Shower cubicles are already known which can, in an elaborate version, be equipped with a distribution device with multiple water jets at constant temperature.

German Offenlegungsschrift No. 35 17 334 discloses a personal drying device comprising an air-distributor comprising an outer wall provided with an opening which can be connected to a duct for supplying drying air, and an inner wall pierced with outlet orifices for distributing drying air inside the cubicle.

The known drying device comprises an air-distributor which comprises two separate arms which each has a separate supply of hot air. Each of the arms is provided with a single row of outlet openings, and the arms can be moved vertically. Alternatively, the arms of the drying device can have a vertical extension which equals the length of a person.

Nothing in the German specification suggests that the drying device can have only one air supply, and that by selecting the shape of the internal space between the inner and outer walls properly a uniform distribution of the drying air through the outlet orifices with a minimum drop in pressure can be obtained.

The main objective of the present invention is therefore to produce a drying cubicle which allows uniform distribution of the drying air inside the said cubicle, while minimizing the drops in pressure head of the flow of air between the pipe supplying the drying air and orifices for distributing air inside the cubicle. Such a drying cubicle has also to have a small size, low manufacturing costs, and be relatively easy to maintain.

In particular, the hygiene and safety of users of such a cubicle have to be fully ensured.

To this end the drying cubicle according to the invention is characterized in that the outer wall is provided with a single opening and in that the outer and inner walls are arranged one with respect to the other in such a way as to delimit between them an internal space with a substantially crescent-shaped transverse section in order to obtain a uniform distribution of the drying air through the outlet orifices with a minimum drop in pressure.

Indeed, such a drying cubicle is designed so that the variation in the crescent-shaped transverse section of the internal space, determined as a function of the inlet pressure of the drying air to the internal space, the distribution and the surface area of the outlet orifices in the inner wall, makes it possible to obtain a uniform distribution of the flows of drying air into the drying cubicle via the outlet orifices with a minimum drop in pressure.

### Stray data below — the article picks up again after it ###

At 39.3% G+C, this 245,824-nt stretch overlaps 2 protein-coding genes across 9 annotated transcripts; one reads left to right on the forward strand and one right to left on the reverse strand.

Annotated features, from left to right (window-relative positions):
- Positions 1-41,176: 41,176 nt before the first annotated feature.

In this way a simple and effective solution with only one air supply is obtained.

Reference is made to International patent application publication No. 91/07 900 relating to a dryer comprising a hot air generator connected to a hand-held distributor by means of an elongated flexible hose. This publication is not relevant to the present invention because it is concerned with a hand-held distributor. Reference is further made to U.S. Pat. No. 4 871 900, which publication discloses an air dryer comprising a flexible skirt which is suspended from a circular header and which is provided with several elongated vertical flexible chambers, wherein each chamber has several side openings which are provided with a nozzle for directing the air flow and communicates with the circular header. This publication discloses that the drying air flows vertically from the circular header through each of the vertical flexible chambers, and thus in one dimension only. Therefore this publication is not relevant to the present invention. Reference is finally made to International patent application publication No. 95/02 984, which relates to a drying cabin having a side wall and means for introducing drying air at the top of the drying cabin in such a way the drying air can swirl along the inner surface of the side wall. This publication is not relevant to the present invention, because it is concerned with a drying cabin in which the drying air is supplied at the top and not at the sides.